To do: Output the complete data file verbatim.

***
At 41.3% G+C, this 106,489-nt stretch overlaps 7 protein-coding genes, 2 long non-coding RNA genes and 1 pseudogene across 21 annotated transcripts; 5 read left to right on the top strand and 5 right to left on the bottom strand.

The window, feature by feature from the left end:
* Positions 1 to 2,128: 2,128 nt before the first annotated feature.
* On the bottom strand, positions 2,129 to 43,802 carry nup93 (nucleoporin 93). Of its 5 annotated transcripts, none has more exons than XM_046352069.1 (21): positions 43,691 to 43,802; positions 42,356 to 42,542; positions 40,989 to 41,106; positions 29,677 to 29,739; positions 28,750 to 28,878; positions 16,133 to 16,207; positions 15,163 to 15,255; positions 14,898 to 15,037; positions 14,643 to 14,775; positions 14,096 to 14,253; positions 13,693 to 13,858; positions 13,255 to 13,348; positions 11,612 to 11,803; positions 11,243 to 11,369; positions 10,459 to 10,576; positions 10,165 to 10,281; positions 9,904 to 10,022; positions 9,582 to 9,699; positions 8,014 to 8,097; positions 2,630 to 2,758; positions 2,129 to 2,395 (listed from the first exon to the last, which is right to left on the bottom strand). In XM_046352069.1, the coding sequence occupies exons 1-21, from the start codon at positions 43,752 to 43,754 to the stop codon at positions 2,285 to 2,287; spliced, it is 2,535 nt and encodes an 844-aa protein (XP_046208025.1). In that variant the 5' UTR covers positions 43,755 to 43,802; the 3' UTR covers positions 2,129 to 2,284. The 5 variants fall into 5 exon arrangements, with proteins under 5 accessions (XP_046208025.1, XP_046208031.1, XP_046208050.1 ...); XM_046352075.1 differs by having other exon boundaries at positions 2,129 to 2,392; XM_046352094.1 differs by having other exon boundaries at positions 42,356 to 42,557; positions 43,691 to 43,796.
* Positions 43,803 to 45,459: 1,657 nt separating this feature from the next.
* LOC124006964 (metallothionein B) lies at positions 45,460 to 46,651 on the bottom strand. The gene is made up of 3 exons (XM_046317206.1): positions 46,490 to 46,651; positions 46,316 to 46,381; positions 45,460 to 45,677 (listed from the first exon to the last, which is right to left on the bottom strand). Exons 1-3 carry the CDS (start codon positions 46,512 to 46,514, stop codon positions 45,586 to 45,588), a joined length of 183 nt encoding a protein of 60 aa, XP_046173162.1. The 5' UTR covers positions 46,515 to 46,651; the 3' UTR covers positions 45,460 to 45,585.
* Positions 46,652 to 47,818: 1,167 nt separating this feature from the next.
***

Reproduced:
At 41.3% G+C, this 106,489-nt stretch overlaps 7 protein-coding genes, 2 long non-coding RNA genes and 1 pseudogene across 21 annotated transcripts; 5 read left to right on the top strand and 5 right to left on the bottom strand.

The window, feature by feature from the left end:
* Positions 1 to 2,128: 2,128 nt before the first annotated feature.
* On the bottom strand, positions 2,129 to 43,802 carry nup93 (nucleoporin 93). Of its 5 annotated transcripts, none has more exons than XM_046352069.1 (21): positions 43,691 to 43,802; positions 42,356 to 42,542; positions 40,989 to 41,106; positions 29,677 to 29,739; positions 28,750 to 28,878; positions 16,133 to 16,207; positions 15,163 to 15,255; positions 14,898 to 15,037; positions 14,643 to 14,775; positions 14,096 to 14,253; positions 13,693 to 13,858; positions 13,255 to 13,348; positions 11,612 to 11,803; positions 11,243 to 11,369; positions 10,459 to 10,576; positions 10,165 to 10,281; positions 9,904 to 10,022; positions 9,582 to 9,699; positions 8,014 to 8,097; positions 2,630 to 2,758; positions 2,129 to 2,395 (listed from the first exon to the last, which is right to left on the bottom strand). In XM_046352069.1, the coding sequence occupies exons 1-21, from the start codon at positions 43,752 to 43,754 to the stop codon at positions 2,285 to 2,287; spliced, it is 2,535 nt and encodes an 844-aa protein (XP_046208025.1). In that variant the 5' UTR covers positions 43,755 to 43,802; the 3' UTR covers positions 2,129 to 2,284. The 5 variants fall into 5 exon arrangements, with proteins under 5 accessions (XP_046208025.1, XP_046208031.1, XP_046208050.1 ...); XM_046352075.1 differs by having other exon boundaries at positions 2,129 to 2,392; XM_046352094.1 differs by having other exon boundaries at positions 42,356 to 42,557; positions 43,691 to 43,796.
* Positions 43,803 to 45,459: 1,657 nt separating this feature from the next.
* LOC124006964 (metallothionein B) lies at positions 45,460 to 46,651 on the bottom strand. The gene is made up of 3 exons (XM_046317206.1): positions 46,490 to 46,651; positions 46,316 to 46,381; positions 45,460 to 45,677 (listed from the first exon to the last, which is right to left on the bottom strand). Exons 1-3 carry the CDS (start codon positions 46,512 to 46,514, stop codon positions 45,586 to 45,588), a joined length of 183 nt encoding a protein of 60 aa, XP_046173162.1. The 5' UTR covers positions 46,515 to 46,651; the 3' UTR covers positions 45,460 to 45,585.
* Positions 46,652 to 47,818: 1,167 nt separating this feature from the next.